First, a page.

66 F.2d 977 (8th Cir. 1933), 9596, United States v. Wheeler Tp.

Docket Nº:9596.
Citation:66 F.2d 977
Case Date:July 20, 1933
Court:United States Courts of Appeals, Court of Appeals for the Eighth Circuit

Page 977

66 F.2d 977 (8th Cir. 1933)




No. 9596.

United States Court of Appeals, Eighth Circuit.

July 20, 1933

Page 978

Donald D. Harries, Sp. Asst. U.S. Atty., of Duluth, Minn. (Lewis L. Drill, U.S. Atty., of St. Paul, Minn., and D. N. Lindeman, of Duluth, Minn., Atty. U.S. War Department, on the brief), for the United States.

I. K. Lewis, of Duluth, Minn. (John H. Hougen, of Crookston, Minn., C. E. Berkman, of Chisholm, Minn., and Lewis, Hunt & Palmer, of Duluth, Minn., on the brief), for appellee.

Before STONE, VAN VALKENBURGH, and BOOTH, Circuit Judges.

STONE, Circuit Judge.

The United States and Canada entered into a Treaty to Regulate the Levels of the Lake of the Woods (July 17, 1925, 44 Stat.part. 3, p. 2108), which provided for a raise above natural levels. Under the treaty, the United States was to acquire perpetual flowage rights on land in the United States up to the level 1064 above sea datum. Congress passed acts (May 22, 1926, 44 Stat.pt. 2, p. 617, amended April 18, 1928, 45 Stat.pt. 1, p. 431) to carry into effect this acquisition provision of the treaty. Having failed to agree upon a purchase price with some owners of lands affected,

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the United States brought a condemnation proceeding, as authorized by the above acts. Among the defendants in that proceeding was Wheeler township. This township was a local unit under the Minnesota statutes with the power and duty to construct and maintain highways within the township. It bordered the southern shore of the Lake of the Woods. The condemnation petition alleged that this and other named townships 'have highways * * * which will be subjected to overflow by the raising of the level of said lake as provided in said treaty and it is hereby sought to subject said highways * * * to a perpetual easement for such overflow * * * .' This appeal is by the United States from a judgment, on verdict, for $24,045.30 for compensation to the township for injury to its roads by this taking.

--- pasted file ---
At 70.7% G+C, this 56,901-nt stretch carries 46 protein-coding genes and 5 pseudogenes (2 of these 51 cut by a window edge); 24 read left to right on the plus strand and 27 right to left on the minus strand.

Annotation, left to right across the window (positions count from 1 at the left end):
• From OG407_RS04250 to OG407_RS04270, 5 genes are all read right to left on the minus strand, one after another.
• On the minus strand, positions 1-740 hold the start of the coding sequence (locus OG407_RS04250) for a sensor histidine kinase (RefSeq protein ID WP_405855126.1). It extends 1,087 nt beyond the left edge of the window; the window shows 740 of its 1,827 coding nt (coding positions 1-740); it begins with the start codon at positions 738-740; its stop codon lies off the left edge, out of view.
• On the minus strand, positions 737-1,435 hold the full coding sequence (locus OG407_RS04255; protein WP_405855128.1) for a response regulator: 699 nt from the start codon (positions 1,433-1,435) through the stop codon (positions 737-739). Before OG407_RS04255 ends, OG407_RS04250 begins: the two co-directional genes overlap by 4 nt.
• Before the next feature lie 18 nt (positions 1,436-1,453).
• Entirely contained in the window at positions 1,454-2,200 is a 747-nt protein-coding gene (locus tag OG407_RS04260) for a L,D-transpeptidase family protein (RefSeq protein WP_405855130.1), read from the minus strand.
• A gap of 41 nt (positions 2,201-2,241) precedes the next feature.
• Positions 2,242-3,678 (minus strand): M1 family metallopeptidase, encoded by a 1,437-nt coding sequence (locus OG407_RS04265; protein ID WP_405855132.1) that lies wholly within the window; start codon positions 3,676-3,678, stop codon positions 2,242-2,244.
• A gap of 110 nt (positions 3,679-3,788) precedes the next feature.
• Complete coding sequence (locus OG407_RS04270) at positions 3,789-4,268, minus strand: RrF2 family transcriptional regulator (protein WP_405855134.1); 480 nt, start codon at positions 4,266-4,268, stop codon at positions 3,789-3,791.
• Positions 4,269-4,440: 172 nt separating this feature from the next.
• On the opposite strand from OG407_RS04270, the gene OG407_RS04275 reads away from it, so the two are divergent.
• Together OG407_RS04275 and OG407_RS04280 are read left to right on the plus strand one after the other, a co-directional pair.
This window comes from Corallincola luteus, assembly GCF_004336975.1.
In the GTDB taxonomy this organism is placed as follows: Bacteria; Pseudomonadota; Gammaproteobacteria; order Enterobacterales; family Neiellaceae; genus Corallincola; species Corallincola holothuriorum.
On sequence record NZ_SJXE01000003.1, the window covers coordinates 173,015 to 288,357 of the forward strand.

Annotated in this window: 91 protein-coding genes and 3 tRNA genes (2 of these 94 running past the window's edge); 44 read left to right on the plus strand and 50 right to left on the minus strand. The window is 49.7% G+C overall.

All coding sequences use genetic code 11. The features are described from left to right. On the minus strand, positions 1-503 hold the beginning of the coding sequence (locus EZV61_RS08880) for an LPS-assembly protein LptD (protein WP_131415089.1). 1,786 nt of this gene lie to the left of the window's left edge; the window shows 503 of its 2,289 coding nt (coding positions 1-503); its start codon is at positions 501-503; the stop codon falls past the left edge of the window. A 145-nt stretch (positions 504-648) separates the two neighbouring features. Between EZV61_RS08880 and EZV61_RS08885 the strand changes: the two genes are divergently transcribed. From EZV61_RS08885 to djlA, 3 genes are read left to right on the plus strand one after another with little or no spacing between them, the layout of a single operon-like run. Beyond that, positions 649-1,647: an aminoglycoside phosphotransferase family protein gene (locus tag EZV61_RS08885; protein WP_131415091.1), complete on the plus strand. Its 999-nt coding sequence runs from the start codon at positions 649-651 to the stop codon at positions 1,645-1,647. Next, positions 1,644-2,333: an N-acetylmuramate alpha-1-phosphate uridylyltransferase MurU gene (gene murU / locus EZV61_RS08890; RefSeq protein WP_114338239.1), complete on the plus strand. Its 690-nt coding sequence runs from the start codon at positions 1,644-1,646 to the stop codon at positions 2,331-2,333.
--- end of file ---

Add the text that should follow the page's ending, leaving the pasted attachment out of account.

Appellant presents four points upon each of which it relies for reversal of this award.

I. Navigation Flowage.-- The first of these is that the government is subject to no payment of damages because it has a right of flowage 'in aid of navigation.' The lands of the township were formerly part of a Chippewa Indian Reservation. Before they were entered for homesteads, the Act of July 1, 1898 (30 Stat. 571, 576 , provided that such lands 'shall be subject to the right of the United States to construct and maintain dams for the purpose of creating reservoirs in aid of navigation, and no claim or right of compensation shall accrue from the overflowing of said lands on account of the construction and maintenance of such dams or reservoirs * * * and in the disposal of each and every one of said tracts, * * * the provisions of this paragraph shall enter into and form a part of the contract of purchase or transfer of title.'

Appellee contends that the above and other acts (relied upon by appellant) are not applicable to these lands. We deem it unnecessary to determine the application of these acts because we are convinced that, even if applicable to these lands, they have no force here, because the flowage involved here is not 'in aid of navigation.'

Article 2 of the above treaty (44 Stat.pt. 3, pp. 2108, 2109) states that the object of regulating the lake level is to secure to the inhabitants of the two countries 'the most advantageous use of the waters thereof * * * for domestic and sanitary purposes, for navigation purposes, for fishing purposes, and for power, irrigation and reclamation purposes. ' Article 4 (page 2109) provides that the lake level shall 'ordinarily be maintained' between elevations 1056 and 1061.25 sea level datum and between these elevations the regulation shall be such as to insure 'the highest continuous uniform discharge of water from the lake. ' Article 7 (page 2110) provides for a minimum outlet discharge capacity, and requires the Dominion to provide such, either by improvement of 'existing works and dams' or by additional construction. Article 9 (page 2110) provides that each nation shall assume responsibility, in its territory, for damage which may have 'heretofore resulted * * * from the fluctuations of the level of Lake of the Woods or of the outflow therefrom.'